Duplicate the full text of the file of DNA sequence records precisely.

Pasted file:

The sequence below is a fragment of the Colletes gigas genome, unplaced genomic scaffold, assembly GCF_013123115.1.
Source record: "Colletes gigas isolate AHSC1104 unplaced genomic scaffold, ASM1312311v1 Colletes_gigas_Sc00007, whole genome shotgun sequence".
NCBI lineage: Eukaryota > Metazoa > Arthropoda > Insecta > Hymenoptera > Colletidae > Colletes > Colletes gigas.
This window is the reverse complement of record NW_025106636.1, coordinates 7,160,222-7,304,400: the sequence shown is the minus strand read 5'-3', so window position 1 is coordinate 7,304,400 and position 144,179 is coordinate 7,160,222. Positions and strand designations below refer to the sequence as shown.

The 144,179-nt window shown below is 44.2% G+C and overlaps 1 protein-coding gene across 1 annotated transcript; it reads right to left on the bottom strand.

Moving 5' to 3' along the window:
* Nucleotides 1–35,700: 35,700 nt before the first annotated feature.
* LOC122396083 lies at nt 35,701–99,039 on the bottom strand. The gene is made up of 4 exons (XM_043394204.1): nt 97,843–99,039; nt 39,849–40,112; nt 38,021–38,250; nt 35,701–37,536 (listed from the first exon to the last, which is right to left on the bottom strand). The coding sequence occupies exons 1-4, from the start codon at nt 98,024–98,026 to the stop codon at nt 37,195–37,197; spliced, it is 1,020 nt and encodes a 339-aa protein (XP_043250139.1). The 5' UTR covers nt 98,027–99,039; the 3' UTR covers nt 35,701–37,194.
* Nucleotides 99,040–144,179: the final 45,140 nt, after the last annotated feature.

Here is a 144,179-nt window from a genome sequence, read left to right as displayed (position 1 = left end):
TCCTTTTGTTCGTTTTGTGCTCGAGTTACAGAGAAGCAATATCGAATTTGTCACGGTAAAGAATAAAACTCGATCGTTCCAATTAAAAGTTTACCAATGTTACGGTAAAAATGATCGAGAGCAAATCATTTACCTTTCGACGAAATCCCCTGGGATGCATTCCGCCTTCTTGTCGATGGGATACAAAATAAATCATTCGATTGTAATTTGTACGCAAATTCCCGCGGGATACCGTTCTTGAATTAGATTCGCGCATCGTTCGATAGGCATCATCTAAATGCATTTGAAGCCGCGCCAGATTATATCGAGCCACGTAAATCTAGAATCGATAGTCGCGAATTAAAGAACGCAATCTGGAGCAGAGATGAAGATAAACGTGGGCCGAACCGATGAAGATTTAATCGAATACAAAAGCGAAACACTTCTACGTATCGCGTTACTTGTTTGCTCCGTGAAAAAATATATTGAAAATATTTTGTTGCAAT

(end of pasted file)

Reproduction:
The sequence below is a fragment of the Colletes gigas genome, unplaced genomic scaffold, assembly GCF_013123115.1.
Source record: "Colletes gigas isolate AHSC1104 unplaced genomic scaffold, ASM1312311v1 Colletes_gigas_Sc00007, whole genome shotgun sequence".
NCBI lineage: Eukaryota > Metazoa > Arthropoda > Insecta > Hymenoptera > Colletidae > Colletes > Colletes gigas.
This window is the reverse complement of record NW_025106636.1, coordinates 7,160,222-7,304,400: the sequence shown is the minus strand read 5'-3', so window position 1 is coordinate 7,304,400 and position 144,179 is coordinate 7,160,222. Positions and strand designations below refer to the sequence as shown.

The 144,179-nt window shown below is 44.2% G+C and overlaps 1 protein-coding gene across 1 annotated transcript; it reads right to left on the bottom strand.

Moving 5' to 3' along the window:
* Nucleotides 1–35,700: 35,700 nt before the first annotated feature.
* LOC122396083 lies at nt 35,701–99,039 on the bottom strand. The gene is made up of 4 exons (XM_043394204.1): nt 97,843–99,039; nt 39,849–40,112; nt 38,021–38,250; nt 35,701–37,536 (listed from the first exon to the last, which is right to left on the bottom strand). The coding sequence occupies exons 1-4, from the start codon at nt 98,024–98,026 to the stop codon at nt 37,195–37,197; spliced, it is 1,020 nt and encodes a 339-aa protein (XP_043250139.1). The 5' UTR covers nt 98,027–99,039; the 3' UTR covers nt 35,701–37,194.
* Nucleotides 99,040–144,179: the final 45,140 nt, after the last annotated feature.

Here is a 144,179-nt window from a genome sequence, read left to right as displayed (position 1 = left end):
TCCTTTTGTTCGTTTTGTGCTCGAGTTACAGAGAAGCAATATCGAATTTGTCACGGTAAAGAATAAAACTCGATCGTTCCAATTAAAAGTTTACCAATGTTACGGTAAAAATGATCGAGAGCAAATCATTTACCTTTCGACGAAATCCCCTGGGATGCATTCCGCCTTCTTGTCGATGGGATACAAAATAAATCATTCGATTGTAATTTGTACGCAAATTCCCGCGGGATACCGTTCTTGAATTAGATTCGCGCATCGTTCGATAGGCATCATCTAAATGCATTTGAAGCCGCGCCAGATTATATCGAGCCACGTAAATCTAGAATCGATAGTCGCGAATTAAAGAACGCAATCTGGAGCAGAGATGAAGATAAACGTGGGCCGAACCGATGAAGATTTAATCGAATACAAAAGCGAAACACTTCTACGTATCGCGTTACTTGTTTGCTCCGTGAAAAAATATATTGAAAATATTTTGTTGCAAT